Fetchnoun

The object of fetching; the source and origin of attraction; a force, quality or propensity which is attracting eg., in a given attribute of person, place, object, principle, etc.

Catchnoun

(countable) A fragment of music or poetry. s

Fetchnoun

A stratagem by which a thing is indirectly brought to pass, or by which one thing seems intended and another is done; a trick; an artifice.

Catchnoun

(obsolete) A state of readiness to capture or seize; an ambush.

Fetchnoun

(computing) The act of fetching data.

‘a fetch from a cache’;

Catchnoun

A crop which has germinated and begun to grow.

Fetchverb

To bear toward the person speaking, or the person or thing from whose point of view the action is contemplated; to go and bring; to get.

‘Time will run back and fetch the age of gold.’; ‘He called to her, and said, Fetch me, I pray thee, a little water in a vessel, that I may drink. And as she was going to fetch it he called to her, and said, Bring me, I pray thee, a morsel of bread in thine hand.’;

Catchnoun

(obsolete) A type of strong boat, usually having two masts; a ketch.

Fetchverb

To obtain as price or equivalent; to sell for.

‘Our native horses were held in small esteem, and fetched low prices.’;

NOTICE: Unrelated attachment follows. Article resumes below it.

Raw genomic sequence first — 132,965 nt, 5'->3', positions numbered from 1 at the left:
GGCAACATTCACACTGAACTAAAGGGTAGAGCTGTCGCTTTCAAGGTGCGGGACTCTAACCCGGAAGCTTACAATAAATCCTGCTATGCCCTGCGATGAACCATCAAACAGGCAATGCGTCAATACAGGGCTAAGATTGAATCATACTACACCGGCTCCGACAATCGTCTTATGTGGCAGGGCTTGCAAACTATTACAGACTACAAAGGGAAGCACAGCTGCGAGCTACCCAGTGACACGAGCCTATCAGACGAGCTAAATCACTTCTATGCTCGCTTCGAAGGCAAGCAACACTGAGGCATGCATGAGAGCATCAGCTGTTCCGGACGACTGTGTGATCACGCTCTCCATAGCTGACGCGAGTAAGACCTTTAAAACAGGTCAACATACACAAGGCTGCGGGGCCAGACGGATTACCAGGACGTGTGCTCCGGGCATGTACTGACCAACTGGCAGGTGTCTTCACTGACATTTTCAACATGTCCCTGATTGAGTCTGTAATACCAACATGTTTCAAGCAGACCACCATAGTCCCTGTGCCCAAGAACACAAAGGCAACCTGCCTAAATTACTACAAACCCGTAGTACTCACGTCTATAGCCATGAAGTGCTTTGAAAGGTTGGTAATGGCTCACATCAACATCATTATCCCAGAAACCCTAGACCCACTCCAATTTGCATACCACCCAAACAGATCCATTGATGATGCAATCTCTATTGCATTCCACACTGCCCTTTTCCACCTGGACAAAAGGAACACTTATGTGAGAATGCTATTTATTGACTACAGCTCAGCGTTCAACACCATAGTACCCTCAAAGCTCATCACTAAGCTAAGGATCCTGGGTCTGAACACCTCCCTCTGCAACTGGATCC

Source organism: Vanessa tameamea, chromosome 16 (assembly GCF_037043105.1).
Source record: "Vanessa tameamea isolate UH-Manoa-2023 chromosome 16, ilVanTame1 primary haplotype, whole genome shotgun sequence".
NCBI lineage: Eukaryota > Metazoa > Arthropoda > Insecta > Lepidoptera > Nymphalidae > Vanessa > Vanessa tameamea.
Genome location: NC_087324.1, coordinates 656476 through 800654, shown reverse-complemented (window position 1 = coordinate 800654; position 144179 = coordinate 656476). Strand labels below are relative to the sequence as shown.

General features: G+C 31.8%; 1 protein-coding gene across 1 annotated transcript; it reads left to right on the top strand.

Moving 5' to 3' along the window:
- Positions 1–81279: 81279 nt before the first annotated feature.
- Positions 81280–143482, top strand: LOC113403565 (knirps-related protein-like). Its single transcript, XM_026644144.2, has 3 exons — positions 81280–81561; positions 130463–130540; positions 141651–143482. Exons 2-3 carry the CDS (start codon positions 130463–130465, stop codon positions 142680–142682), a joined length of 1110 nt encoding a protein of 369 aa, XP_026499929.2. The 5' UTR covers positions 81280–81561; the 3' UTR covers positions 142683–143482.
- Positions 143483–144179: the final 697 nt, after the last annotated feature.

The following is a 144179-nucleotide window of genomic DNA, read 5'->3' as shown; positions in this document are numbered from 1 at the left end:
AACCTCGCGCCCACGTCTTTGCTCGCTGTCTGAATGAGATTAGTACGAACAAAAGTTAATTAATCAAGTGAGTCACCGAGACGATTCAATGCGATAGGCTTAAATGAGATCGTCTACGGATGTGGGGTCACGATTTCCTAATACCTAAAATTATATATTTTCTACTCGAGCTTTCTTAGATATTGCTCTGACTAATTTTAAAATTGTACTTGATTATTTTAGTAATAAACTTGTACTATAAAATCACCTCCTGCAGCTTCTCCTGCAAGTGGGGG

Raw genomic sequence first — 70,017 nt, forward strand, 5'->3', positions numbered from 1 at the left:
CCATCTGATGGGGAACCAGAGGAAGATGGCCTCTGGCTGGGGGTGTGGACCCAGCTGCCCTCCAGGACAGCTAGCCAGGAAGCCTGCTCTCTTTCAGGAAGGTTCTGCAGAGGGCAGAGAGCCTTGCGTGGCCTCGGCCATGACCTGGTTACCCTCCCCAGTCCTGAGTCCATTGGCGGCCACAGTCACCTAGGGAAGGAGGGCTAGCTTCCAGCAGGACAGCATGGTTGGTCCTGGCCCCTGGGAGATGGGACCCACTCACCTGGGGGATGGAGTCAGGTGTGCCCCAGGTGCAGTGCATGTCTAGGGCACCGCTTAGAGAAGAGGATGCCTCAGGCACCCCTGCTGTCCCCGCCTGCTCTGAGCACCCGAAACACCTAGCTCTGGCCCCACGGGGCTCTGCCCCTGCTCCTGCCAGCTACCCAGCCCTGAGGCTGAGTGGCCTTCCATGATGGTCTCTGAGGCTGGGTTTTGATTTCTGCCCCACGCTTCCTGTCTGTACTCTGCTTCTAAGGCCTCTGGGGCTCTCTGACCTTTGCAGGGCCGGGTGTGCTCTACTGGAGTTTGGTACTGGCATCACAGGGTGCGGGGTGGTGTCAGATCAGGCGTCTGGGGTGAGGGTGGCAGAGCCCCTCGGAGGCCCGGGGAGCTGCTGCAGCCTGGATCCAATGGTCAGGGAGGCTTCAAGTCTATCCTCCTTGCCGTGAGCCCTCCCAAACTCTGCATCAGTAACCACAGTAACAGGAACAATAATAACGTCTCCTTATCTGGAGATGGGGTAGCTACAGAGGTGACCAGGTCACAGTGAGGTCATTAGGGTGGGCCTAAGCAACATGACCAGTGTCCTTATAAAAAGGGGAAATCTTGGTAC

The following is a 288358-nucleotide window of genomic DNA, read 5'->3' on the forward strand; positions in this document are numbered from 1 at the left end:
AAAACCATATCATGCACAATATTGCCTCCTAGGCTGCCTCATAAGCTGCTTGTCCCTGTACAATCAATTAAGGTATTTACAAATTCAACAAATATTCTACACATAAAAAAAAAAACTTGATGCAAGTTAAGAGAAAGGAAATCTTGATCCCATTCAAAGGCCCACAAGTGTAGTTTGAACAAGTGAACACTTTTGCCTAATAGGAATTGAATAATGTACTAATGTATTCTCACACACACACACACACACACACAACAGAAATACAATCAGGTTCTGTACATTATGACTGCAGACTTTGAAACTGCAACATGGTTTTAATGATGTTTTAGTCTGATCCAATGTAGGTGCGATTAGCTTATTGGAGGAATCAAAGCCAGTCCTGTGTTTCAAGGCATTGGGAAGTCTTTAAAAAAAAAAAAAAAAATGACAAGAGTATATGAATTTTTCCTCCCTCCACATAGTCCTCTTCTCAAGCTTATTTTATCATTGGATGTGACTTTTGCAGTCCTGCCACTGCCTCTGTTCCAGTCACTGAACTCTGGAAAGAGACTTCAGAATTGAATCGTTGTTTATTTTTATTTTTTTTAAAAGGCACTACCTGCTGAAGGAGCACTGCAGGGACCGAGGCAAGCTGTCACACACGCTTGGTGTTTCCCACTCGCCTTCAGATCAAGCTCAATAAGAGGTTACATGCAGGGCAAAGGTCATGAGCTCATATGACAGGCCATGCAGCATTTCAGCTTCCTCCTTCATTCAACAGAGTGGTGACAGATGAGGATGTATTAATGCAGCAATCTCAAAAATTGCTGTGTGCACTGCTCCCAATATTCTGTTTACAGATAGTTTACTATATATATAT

Catchnoun

A type of humorous round in which the voices gradually catch up with one another; usually sung by men and often having bawdy lyrics.

Fetchverb

To recall from a swoon; to revive; - sometimes with to; as, to fetch a man to.

‘Fetching men again when they swoon.’;

Catchnoun

The refrain; a line or lines of a song which are repeated from verse to verse. s

Fetchverb

To reduce; to throw.

‘The sudden trip in wrestling that fetches a man to the ground.’;

Catchnoun

The act of catching a hit ball before it reaches the ground, resulting in an out.

Fetchverb

To bring to accomplishment; to achieve; to make; to perform, with certain objects; as, to fetch a compass; to fetch a leap; to fetch a sigh.

‘I'll fetch a turn about the garden.’; ‘He fetches his blow quick and sure.’;

Catchnoun

A player in respect of his catching ability; particularly one who catches well.

Fetchverb

To bring or get within reach by going; to reach; to arrive at; to attain; to reach by sailing.

‘Meantine flew our ships, and straight we fetchedThe siren's isle.’;

Catchnoun

The first contact of an oar with the water.

Fetchverb

To cause to come; to bring to a particular state.

‘They could n't fetch the butter in the churn.’;

Catchnoun